Even though I’m only a quarter of the way through Dialogue 2, In Pacheco’s Compendio, his very heavy redaction of Carranza’s Philosophy of Arms, the contrast between it and Dialogue 1 is stark. I kind of feel a kinship with Carranza, because as formal as he is in the First Dialogue, he lets his inner playwright run rampant in the second. (As much as I do research and fact-based work, my true love lies with fiction and dialogue.)
This is just an early analysis, a sort of feeling things out about the book itself, but I think there’s much to be learned from the differences in these two sections. The first hews pretty closely to dialectic teaching structures. The second, however, is much more dramatic, much more like what you might see on stage. Why would Carranza do that? Was it caprice? What might it achieve? Let’s look at dialectics first, then dramatic text, and see what we find.
Despite the kind of university degrees I attained, I hadn’t really tackled a dialectic text before, not formally. Pacheco’s edit of Carranza’s work is my first.
Briefly, the dialectic method is a conversation with each participant having their own point of view, but with a mind to establish the truth through reason and argument. The Socratic Method is one example, but by no means the only one.
Medieval logicians, relying strongly on Aristotle, built a framework for formal dialectics:
- Set out the question
- Set out a tentative answer
- Declare the arguments for that answer
- Declare one or more arguments against that answer
- Resolve the question after synthesizing the arguments and evidence
- Reply to the initial objections (folks who read Rada — this look familiar?)
So, to give a quick and dirty example:
- Are cup hilts a form of cheating (as compared to sidesword guards or swept hilts)?
- Cup hilts:
- are a structural response to evolving technique and technology
- are a natural evolution of hand protection on the sword
- Oh yes they are a form of cheating. Cup hilts:
- weaken the fencer’s strategic thinking by obviating a target requiring defense
- are no more protective than shell or lobed guards or Pappenheimers
- Resolved: Cup hilts are not a form of cheating
- Replies to objections:
- A fencer must still defend against strikes to the forearm, so avoiding hand snipes through a guard is a bit of a specious argument
- If shell, lobed, and Pappenheimer guards protect the hand as well as a cup hilt, are they not “cheating” as well? Either all of these guards, cups included, are cheating, or they’re not.
If you’ve read the First Dialogue, this will feel eerily familiar.
In a later post, I may take a much closer look at how Carranza follows dialectic structure in the first part of his work, but for now, we only have to consider that he has subsumed the personalities into the service of getting ideas across. It’s clear that C(h)arilao (Carranza calls him Charilao, but Pacheco kills the |h| for some reason) is the actual diestro, and, I posit, Carranza’s self-insert. The other characters, with their own vocational backgrounds, serve to ask questions relevant to their points of view.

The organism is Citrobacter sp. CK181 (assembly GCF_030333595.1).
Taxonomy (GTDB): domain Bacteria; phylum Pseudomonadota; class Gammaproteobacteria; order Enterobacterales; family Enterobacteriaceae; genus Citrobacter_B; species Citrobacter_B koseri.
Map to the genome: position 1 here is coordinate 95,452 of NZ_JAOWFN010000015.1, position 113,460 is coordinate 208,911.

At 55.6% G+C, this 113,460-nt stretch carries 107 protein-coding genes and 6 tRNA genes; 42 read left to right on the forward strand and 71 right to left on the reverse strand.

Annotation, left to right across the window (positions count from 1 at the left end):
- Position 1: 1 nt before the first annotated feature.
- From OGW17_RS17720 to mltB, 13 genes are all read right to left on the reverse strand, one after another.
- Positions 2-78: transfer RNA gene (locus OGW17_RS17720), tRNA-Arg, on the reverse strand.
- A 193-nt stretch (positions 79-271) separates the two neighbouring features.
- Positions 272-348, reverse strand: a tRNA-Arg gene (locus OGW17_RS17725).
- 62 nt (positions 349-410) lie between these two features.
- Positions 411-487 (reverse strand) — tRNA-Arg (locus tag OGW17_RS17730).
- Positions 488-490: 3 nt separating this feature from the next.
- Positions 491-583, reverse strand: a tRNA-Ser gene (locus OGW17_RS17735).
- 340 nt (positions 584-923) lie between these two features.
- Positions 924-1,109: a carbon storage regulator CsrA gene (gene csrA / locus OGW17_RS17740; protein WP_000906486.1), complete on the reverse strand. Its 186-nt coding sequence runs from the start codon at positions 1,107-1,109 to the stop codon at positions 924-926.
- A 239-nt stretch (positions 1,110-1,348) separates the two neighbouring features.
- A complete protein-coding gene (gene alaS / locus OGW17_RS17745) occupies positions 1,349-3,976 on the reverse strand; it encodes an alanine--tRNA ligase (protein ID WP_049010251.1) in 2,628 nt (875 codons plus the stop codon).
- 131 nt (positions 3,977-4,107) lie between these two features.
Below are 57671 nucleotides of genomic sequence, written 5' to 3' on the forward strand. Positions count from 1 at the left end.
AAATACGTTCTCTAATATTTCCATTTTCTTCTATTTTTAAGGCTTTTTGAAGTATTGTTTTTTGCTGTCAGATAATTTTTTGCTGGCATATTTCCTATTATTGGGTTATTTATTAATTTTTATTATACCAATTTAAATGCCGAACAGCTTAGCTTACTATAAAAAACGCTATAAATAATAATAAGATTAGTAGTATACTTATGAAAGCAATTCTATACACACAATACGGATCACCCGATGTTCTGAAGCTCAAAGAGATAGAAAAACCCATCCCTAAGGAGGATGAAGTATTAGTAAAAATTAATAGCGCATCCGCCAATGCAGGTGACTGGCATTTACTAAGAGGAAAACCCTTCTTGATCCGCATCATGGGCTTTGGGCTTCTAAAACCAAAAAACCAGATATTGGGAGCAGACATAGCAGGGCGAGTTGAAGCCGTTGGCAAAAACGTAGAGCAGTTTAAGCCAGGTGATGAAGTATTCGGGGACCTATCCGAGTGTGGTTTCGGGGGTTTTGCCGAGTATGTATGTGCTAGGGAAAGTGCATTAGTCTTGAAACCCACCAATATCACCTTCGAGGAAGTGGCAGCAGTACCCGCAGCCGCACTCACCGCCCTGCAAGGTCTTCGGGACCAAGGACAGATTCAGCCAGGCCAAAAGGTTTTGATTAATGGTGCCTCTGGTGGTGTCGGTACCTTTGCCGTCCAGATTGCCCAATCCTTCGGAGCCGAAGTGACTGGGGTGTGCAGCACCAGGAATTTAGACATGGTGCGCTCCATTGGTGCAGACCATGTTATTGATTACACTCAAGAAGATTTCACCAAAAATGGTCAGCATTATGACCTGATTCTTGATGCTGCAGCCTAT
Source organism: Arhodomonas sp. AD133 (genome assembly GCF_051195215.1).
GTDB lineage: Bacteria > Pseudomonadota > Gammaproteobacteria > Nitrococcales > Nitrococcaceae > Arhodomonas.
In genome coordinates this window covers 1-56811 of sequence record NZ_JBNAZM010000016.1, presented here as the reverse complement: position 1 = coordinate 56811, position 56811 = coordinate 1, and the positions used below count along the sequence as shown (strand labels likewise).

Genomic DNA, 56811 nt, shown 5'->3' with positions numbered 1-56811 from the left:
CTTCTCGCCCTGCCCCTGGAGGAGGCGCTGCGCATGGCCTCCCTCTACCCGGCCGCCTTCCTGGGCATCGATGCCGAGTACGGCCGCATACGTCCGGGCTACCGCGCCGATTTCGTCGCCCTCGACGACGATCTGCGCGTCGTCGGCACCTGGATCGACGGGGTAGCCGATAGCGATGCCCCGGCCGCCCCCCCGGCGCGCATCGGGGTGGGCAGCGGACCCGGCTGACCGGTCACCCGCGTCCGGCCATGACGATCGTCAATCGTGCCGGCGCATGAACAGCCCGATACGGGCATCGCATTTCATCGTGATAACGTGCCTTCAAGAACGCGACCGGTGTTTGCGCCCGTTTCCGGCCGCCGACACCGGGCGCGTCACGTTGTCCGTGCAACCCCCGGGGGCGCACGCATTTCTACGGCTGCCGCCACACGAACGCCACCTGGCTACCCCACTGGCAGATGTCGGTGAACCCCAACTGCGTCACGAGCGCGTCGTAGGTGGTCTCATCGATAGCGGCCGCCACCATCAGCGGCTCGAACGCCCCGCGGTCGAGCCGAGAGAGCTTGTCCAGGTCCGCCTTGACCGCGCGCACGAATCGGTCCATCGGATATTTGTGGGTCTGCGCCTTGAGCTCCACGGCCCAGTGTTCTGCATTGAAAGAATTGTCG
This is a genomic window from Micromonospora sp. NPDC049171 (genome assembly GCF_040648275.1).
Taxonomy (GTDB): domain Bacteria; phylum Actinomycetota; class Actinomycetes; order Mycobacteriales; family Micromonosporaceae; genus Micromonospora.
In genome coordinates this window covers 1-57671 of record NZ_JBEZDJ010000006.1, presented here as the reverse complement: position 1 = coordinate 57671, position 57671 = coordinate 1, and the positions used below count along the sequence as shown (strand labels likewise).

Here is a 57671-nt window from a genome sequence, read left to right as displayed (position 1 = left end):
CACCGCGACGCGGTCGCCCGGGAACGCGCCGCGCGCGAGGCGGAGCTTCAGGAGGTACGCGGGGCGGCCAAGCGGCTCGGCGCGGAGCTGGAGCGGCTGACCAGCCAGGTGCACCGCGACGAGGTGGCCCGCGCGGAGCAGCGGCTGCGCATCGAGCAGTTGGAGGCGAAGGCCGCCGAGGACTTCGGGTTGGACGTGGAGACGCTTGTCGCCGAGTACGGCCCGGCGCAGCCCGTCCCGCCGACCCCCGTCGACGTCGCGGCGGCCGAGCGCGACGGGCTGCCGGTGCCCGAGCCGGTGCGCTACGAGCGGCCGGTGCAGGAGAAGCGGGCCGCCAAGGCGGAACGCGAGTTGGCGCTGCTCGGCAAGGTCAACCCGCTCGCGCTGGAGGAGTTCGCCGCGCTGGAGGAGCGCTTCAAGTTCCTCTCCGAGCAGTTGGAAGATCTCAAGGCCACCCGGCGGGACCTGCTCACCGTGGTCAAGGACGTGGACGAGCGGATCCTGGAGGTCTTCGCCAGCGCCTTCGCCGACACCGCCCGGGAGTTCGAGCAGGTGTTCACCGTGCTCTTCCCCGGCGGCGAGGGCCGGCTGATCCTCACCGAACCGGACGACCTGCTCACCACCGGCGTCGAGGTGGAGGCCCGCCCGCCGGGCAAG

The conversation is courteous, as one might expect of well-born men chatting in the courtyard of their benefactor’s estate. But the conversation, except in brief bursts, is pretty mechanical. He’s working hard to convey these fairly Aristotelian arguments across. Here’s the first exchange, which features some of that artistic spark — but note that spark is quickly suborned into being the impetus for the start of the dialectic.
It’s been well said, Carilao, that the imagination is powerful, and with great violence can overcome all of the faculties of man. You’ve been quiet, and haven’t heard us, as we’ve spoken of the greatness of this house.
It shouldn’t surprise you that I haven’t heard you, because I’ve been consumed by an unhappy memory of past events.
In that sense, your imagination is very different from what Eudemio thought, because seeing you so absorbed in thought, I feel like you were more considering arms and destreza, than in anything else.
You abuse what’s owed to a good friendship, because why would you want me to put thoughts into what I deal with least, and hate the most: because the skill at arms is nothing more than a vanity ignorant men give themselves to, heavy with leaves but without hope of fruit, like the árbol loco. But once the tree falls to the ground, whoever comes by makes firewood of it, like ignorant people have made of poor destreza. I can’t take it anymore.
Certainly, you have reason to be infuriated by the diestros’ damaged traditions. And leaving that now for another time, tell me something of the true theory, and how it should be applied to the movements of the sword, to be correct in them, and about the things considered in the true skill.